What does the attack on Gauhar Khan tell us?

Photo credit: The Independent
Photo credit: The Independent

The image above shows actress and TV star Gauhar Khan left shocked after audience member Akil Malik slapped her during the filming of a TV show for wearing a ‘revealing’ backless outfit. According to Mumbai Police, he justified his actions by stating that “being a Muslim woman, she should not have worn such a short dress.”

This incident has been on my mind since yesterday, when reports first emerged in the UK media. What surprises me is how this male managed to get passed 250 security guards and an audience consisting of 2,500 people and failed to get spotted as he made his way on stage and carried out the attack.

But this isn’t the only issue plaguing my mind. It is simply horrific that Khan was subjected to this act of violence because of her clothing and a desire to express herself through it. Not only has she been traumatised, she has been denied the right to choose.

Now, I understand that the Muslim woman is expected to cover herself, but I think we can all agree that this aspect of the religion does not follow suit on a national or global level. While some females may adhere, others do not choose to  cover themselves and ultimately, a choice is made to dress how they wish. While Khan may be Muslim, we must not forget that she is a woman, and more specifically, a human. What is wrong with Khan’s decision to wear what she wants? Should one be condemned for following a religion, believing in a God but doing it in a way that fits them? If that brings them solace but angers us, then why should we interfere and try and condemn them? Why should we play God? Wouldn’t God then be angry that humans were trying to steal his thunder anyway?

More importantly, however, if someone has decided to mould a religion to what they want it to be, then why does religion need to exist at all?

The slapping of Khan has acted as a warning for women of fame and fortune to cover up or face being subjected to violent treatment. Indian society seems to be saying:

“we’ll watch you on our screens, but if you appear in front of us in reality, wearing what we feel is ‘inappropriate’ clothing, then we have the right to make sure we violate that body and let you know that you’ve done wrong”.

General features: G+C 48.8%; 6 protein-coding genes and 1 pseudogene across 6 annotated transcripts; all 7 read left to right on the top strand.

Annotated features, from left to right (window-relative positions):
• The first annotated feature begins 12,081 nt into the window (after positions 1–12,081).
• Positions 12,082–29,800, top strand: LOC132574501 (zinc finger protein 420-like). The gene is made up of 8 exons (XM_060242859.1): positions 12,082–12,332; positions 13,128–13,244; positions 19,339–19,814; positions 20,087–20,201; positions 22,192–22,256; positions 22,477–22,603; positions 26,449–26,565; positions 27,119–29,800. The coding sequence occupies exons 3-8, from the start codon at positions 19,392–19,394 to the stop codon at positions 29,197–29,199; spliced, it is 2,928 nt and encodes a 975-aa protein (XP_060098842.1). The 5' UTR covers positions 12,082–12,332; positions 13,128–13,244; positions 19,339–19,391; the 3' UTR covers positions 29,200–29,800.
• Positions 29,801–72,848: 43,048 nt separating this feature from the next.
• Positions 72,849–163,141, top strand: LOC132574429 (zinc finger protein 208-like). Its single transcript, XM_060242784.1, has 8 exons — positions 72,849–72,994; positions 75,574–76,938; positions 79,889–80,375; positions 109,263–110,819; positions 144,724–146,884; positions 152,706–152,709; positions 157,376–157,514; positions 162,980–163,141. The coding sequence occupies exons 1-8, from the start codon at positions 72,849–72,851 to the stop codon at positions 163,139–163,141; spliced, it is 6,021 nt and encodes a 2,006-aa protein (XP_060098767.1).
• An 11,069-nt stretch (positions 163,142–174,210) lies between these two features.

Malik’s slapping of Khan is an attempt to control the female body and show that it is men who will decide and carry out a fitting punishment for women who are not doing what is ‘right’.  It’s a clear, patriarchal mentality to inhibit and shun female expression, success and sexuality, and it is wrong. Gauhar Khan has been victimised and found herself on the receiving end of everything that is wrong with how women – whether celebrities or not – are viewed. We are constantly hearing of the ridiculous suggestion that women should dress less provocatively in order to prevent sexual assault and rape, but these people fail to consider that men could change their attitudes to it. It is the perverse and patriarchal male gaze and the view that women are unequal and bodies offering unrestricted sexual and/or violent access that produces such defaming attacks on innocent women. Gauhar Khan will now think twice before wearing an item of clothing and stepping outside the house. One slap, and her whole outlook on her body, the way she presents it and her confidence will now change.

In my view, the slap was an act of hatred under the guise of religion. We should be questioning the perpetrator himself and asking whether he practices Islam in a way that is 100% accurate. How do we know whether or not Malik – who apparently condemns Bollywood actress for ‘exposing’ themselves – sits in his living room enjoying the show of flesh himself? What if he is indulging too? How can anyone know whether he is perfect? Who gives him the right to endanger a woman and enforce the ‘right’ way of doing things?

Gauhar Khan, although now ‘recovering’ from the situation, should not have had to face this. Muslim or not, she should decide what she wears and how she carries herself. We may raise our eyebrows, but at most, that is all we should do when pondering over the inconsistencies that religion brings out in people.

Sometimes, people just want to be themselves. Live with it.

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